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If you don’t know me by now…

January 11th 2017

This week Jeremy Corbyn returned to work after a lengthy (and hopefully restful) Winterval break. As the Labour Leader toured breakfast TV and radio studios, many of his backbenchers were given cause to regret their criticisms of his period of self-enforced silence – it turns out that sometimes bad publicity is not better than no publicity at all.

Excited aides had briefed the press that we were about to get a sneak preview of a new Jeremy. ‘No more Mr Nice Guy’, we were promised; instead they were letting Corbyn off the leash and were now going to ‘let Jeremy be Jeremy’. It is a sad indictment of British politics that even the principled comrades of the hard-Left now openly play make-believe that they are characters in the West Wing but, worse, this briefing was an insight into how poorly even Corbyn’s team appear to understand him and his character. Jeremy Corbyn is not a ‘left populist’. Many believe he is, if anything, a left unpopulist – believing passionately in those dogmas of the modern left that routinely find little sympathy amongst working class voters and reacting with ambivalence or disdain to the common or garden patriotic leftism that characterises the attitudes of many traditional Labour voters. Nothing highlights this problem better than the very issue on which Jeremy Corbyn was supposed to be hinging his relaunch – freedom of movement.


For millions of people in Britain – Brexit and Remain voters alike – mass immigration has become a totemic issue. Rightly or wrongly many working-class voters worry that the influx of low to medium skilled workers from Eastern Europe has suppressed their wages, priced them out of housing, created unsustainable pressure on public services and changed the character of their communities. Someone in Jeremy Corbyn’s office understands this - and understands that making the best of Brexit for Labour will mean demonstrating some measure of empathy for these widely-held concerns. That is why they wrote their Leader a speech in which he would reassure Labour voters that he was not ‘wedded to free movement’ (tepid, yes, but a start). That is also why, presumably, that same staff member briefed the press and booked Jeremy a series of TV and radio interviews – all the better to ensure that as many people as possible would hear the Labour Leader demonstrate his understanding of their plight and his willingness to try to fix a system that they feel is rigged against them. A spot of left populism to (belatedly) kick off 2017.

But letting 'Jeremy be Jeremy' and launching a left populist appeal are mutually contradictory strategies. At the first opportunity, Jeremy Corbyn declined to stand by the speech he had yet to give and instead seized the opportunity to wax lyrical about the contribution that economic migrants make to Britain – before launching into a series of apparently off-the-cuff thought experiments about the best way to tackle ‘excessive’ executive pay. Pity the speech writer (and the press officers) tasked with spending the rest of their day redrafting Corbyn’s speech in real time as he changed his mind, live, on various cameras and down multiple microphones.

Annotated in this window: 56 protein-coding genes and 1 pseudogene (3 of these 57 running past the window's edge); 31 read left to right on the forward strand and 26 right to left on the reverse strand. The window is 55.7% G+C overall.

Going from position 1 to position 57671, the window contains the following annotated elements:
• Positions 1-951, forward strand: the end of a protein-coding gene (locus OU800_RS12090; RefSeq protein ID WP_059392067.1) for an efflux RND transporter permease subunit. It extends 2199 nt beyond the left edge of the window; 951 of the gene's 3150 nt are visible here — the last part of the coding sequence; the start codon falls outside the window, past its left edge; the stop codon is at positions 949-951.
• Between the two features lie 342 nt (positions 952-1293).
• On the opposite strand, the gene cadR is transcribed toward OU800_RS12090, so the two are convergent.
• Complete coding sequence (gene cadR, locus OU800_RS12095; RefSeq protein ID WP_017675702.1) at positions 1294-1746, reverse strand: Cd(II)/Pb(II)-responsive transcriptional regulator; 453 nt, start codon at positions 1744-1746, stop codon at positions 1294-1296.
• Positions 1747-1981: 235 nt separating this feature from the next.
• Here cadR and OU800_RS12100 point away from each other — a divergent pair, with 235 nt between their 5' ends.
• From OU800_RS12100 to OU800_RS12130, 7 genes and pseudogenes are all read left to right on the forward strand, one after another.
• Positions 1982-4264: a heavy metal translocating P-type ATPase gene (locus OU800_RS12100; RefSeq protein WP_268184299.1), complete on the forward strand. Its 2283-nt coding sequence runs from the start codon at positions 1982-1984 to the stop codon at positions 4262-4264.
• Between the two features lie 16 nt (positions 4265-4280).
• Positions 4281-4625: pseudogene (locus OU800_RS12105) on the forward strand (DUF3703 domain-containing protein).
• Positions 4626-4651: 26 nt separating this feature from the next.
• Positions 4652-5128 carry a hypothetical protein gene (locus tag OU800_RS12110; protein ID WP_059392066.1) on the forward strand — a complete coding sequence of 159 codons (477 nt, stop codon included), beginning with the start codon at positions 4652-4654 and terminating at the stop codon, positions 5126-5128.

In Dominic Cummings’ long tribute to his campaign’s success during the EU referendum – published this week – he makes a crucial observation about the mythical ‘centre ground’ of British politics. Most voters are not consistent in the way that political obsessives want them to be. The bulk of the British electorate believe in things that look mutually contradictory to a died-in-the-wool ideologue; individual economic freedom is important but so too is fairness and economic justice, welfare isn’t generous enough to hardworking people but there are too many scroungers who get a free ride, immigration is too high but I don’t mean Piotr from work because he’s alright etc, etc. Populism is not as easy as it looks and it is especially hard when your instincts take you to extremes at one end of the spectrum and make you blind to the charms and allure of the other – as is the case for Corbyn. Trump did not win simply by injecting traditional Republican talking points with more aggressive or ‘down-to-earth’ language – he successfully married FDR style New Deal talk with hard-line anti-immigrant rhetoric and an emotional appeal on behalf of blue collar workers left behind by globalisation. It was this recipe that Labour spinners claimed they were hoping to emulate but - frankly and fundamentally - they lack the appropriate ingredients.

Jeremy Corbyn has neither the intellectual or political dexterity to replicate Trump's success. That may be to his credit – after all, consistency and a refusal to blow in the political wind are generally considered admirable traits in a Leader. But this being the case, it is perverse that his closest advisers and advocates chose to begin the New Year with such an obviously unsuitable rebrand. Even now, eighteen months in, they do not appear to know their man very well at all. This should worry all Labour supporters because whatever appeal the Labour Leader can claim to have beyond ‘core group friendly’ is surely built on the impression that he is authentic, consistent and principled. Yesterday’s shenanigans were not merely embarrassing, they hurt that brand and with it they hurt Jeremy Corbyn’s already slim chances of becoming Prime Minister.